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Dixons Carphone is bombed out, but is it bouncing back?

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'Tis the season to buy overpriced printer ink

‘Tis the season to be jolly, so last week I spared you an update on the ever-depressing “Bombed Out but Bouncing Back” portfolio.

For the record, however, the stock filter failed to come up with any new stocks to invest in and the one stock that was in the portfolio – Blancco Technology Group PLC (LON:BLTG) – got the old heave-ho.

The Blancco shares were sold at 75p a pop, 4p a share less than we paid for them, meaning we took a £330 loss son them.

Since August, when we rebooted the virtual portfolio experiment, we’ve done 84 transactions and only nine have shown a profit.

The sale left the portfolio as all cash and tempting though it is to punt the whole lot on bitcoin, that’s beyond the remit of the portfolio. Besides which, with only £5,606 in cash, the Bitcoin we could afford would be a tiny bit of a Bitcoin.

This week, the stock filter has come up with one investment idea, and it is an interesting one: Dixons Carphone Plc (LON:DC).

It’s not often the stock screening selection process comes up with a company on the very day it releases a trading update, but it has done today.

READ Dixons Carphone set to overhaul mobile business as first-half profits tumble

Annoyingly, I actually ran the stock screen yesterday and had I had the time to write the Stockpot article, we would have bought Dixons before this morning’s 8.3% share price rise.

I feel obliged to own up to two things at this stage: the first is that I had not realised Dixons had lost half its value over the last year; and the second is that I once tipped Dixons to be the following year’s worst-performing blue-chip stock in one of those end-of-year journalistic stand-by articles and it actually turned out to be one of the best, helped by Comet’s withdrawal from the UK.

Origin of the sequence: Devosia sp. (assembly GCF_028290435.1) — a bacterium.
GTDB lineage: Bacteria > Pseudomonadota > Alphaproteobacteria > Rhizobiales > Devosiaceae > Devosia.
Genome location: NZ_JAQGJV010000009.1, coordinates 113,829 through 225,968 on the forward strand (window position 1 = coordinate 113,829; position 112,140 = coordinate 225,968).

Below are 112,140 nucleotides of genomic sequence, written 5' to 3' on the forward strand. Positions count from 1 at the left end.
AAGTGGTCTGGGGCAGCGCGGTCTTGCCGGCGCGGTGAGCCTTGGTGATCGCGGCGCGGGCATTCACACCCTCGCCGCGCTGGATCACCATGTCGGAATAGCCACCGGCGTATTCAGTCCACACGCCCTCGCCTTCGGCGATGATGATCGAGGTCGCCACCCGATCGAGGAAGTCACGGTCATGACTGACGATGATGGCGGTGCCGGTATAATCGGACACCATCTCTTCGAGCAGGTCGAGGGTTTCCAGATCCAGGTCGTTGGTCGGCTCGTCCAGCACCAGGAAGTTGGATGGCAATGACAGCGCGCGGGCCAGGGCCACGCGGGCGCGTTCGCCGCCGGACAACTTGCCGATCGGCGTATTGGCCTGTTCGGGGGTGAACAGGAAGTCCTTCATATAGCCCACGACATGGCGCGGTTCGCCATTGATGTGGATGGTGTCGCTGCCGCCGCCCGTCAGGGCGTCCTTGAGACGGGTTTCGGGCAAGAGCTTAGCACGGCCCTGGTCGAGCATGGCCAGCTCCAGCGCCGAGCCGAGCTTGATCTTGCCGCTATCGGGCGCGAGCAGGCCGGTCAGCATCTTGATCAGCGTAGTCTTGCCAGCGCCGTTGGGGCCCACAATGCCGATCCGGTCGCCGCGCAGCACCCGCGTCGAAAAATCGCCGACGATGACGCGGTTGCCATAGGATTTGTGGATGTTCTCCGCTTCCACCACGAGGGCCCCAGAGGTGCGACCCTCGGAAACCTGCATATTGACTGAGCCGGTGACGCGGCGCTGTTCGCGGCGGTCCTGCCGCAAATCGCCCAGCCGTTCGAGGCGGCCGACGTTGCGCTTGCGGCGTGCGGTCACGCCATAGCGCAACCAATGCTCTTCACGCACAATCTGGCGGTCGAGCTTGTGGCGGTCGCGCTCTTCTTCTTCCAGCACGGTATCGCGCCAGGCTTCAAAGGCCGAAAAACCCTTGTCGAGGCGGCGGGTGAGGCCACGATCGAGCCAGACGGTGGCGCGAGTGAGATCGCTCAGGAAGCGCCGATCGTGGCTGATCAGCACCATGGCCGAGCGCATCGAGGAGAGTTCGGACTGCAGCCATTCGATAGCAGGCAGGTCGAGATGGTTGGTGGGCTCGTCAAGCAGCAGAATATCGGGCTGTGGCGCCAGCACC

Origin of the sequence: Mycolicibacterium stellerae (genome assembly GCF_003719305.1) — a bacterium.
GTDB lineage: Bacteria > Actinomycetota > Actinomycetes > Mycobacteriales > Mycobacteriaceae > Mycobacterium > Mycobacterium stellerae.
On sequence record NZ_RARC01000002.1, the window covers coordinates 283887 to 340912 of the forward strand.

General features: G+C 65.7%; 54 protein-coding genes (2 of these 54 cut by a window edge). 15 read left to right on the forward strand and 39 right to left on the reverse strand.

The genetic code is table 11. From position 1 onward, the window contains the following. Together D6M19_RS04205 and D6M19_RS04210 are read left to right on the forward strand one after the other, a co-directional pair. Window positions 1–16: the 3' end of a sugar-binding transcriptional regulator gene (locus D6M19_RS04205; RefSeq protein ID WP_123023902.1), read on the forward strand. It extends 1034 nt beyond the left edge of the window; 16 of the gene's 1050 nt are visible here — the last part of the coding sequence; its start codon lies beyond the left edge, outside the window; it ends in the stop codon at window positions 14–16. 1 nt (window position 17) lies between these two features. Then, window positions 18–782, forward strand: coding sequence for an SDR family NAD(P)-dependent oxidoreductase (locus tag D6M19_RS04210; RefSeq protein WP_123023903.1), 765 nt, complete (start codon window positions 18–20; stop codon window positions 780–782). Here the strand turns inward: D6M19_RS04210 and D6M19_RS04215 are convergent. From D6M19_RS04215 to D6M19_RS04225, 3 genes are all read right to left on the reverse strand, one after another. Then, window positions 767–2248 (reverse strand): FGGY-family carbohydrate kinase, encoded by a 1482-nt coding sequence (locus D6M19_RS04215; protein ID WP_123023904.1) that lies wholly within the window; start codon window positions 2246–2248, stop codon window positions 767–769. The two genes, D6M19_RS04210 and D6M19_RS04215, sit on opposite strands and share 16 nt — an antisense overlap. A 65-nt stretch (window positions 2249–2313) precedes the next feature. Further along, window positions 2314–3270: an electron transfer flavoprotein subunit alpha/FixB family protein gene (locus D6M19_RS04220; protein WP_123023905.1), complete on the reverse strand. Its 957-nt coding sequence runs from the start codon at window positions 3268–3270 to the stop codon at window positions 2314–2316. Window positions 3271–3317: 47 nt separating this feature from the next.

So, take my analysis of Dixons with a pinch of salt, but my general view was that price comparison web sites and Amazon would do for Dixons.

Why would anyone shop at Dixons' retail stores?

I can understand people shopping there if they absolutely have to have some overpriced product now but under normal circumstances, I assumed shoppers would visit a Dixons store to see the product in person, whip out their smartphone to check the price on the internet, and then go home and order the product from the cheapest provider.

From which, you can deduce that this would not be a stock I’d be buying for my personal account (having learnt my lesson from owning HMV shares way back when) but “computer says ‘yes’,” so in it goes.

The brand has proved to be one of the great survivors of the High Street, and I am reasonably confident it will not go out of business before its time in the “Bombed Out” portfolio is up, despite the strange phenomenon that many established retailers appear to go belly-up on or around their busiest and most profitable time of the year.

The market is hankering for store closures – here’s hoping Dixons has taken out expensive extended warranties on its retail outlets – and it may get its wish.

With a low price/earnings ratio and a high dividend yield – albeit one that screams “dividend cut looks inevitable” – the stock may actually live up to our portfolio’s description of being “bombed out but bouncing back”.

(Note: I am not seriously suggesting Dixons could go bust; just engaging in a bit of black humour, given the track record of this portfolio).

Dixons has been a resilient High Street/retail park performer

“Dixons Carphone has enjoyed another record Black Friday and increased its market share in the key electricals and white goods markets. While there are still plenty of challenges ahead, this more resilient showing has given the group the confidence to say it’ll be holding the dividend steady this year, boosting the shares after a painful period in the doldrums,” observed George Salmon, an equity analyst at Hargreaves Lansdown.

“However, the main challenge facing the group is in mobile. Increasingly marginal improvements from one generation to the next, plus the squeeze on the UK consumer, mean customers are using phones for longer and replacing less often. Simply put, the latest models aren’t prompting the same scramble to the tills they used to.

“Dixons Carphone’s efforts on pricing haven’t managed to reverse this trend, but have seen margins drop. With mobile profitability falling, we wouldn’t be surprised to see the group make some major changes in the not-so-distant future, unless of course the iPhone X starts to fly off the shelves,” he added.

Here’s where we currently stand

 

Company

No. of shares

Total cost

Average price paid

Current bid price

Current value

Profit/ loss £

Profit/ loss %

Dixons Carphone

3,125

£5,602

179.28p

179.2p

£5,600

-£2.50

-0.0%

 

  • Cash: £4
  • Total value of original £10k portfolio: £5,605
  • Profit/loss on closed trades and dividends: -£4,394
  • Unrealised profit/loss on current holdings: -£2
  • Total profit/loss: -£4,396

 

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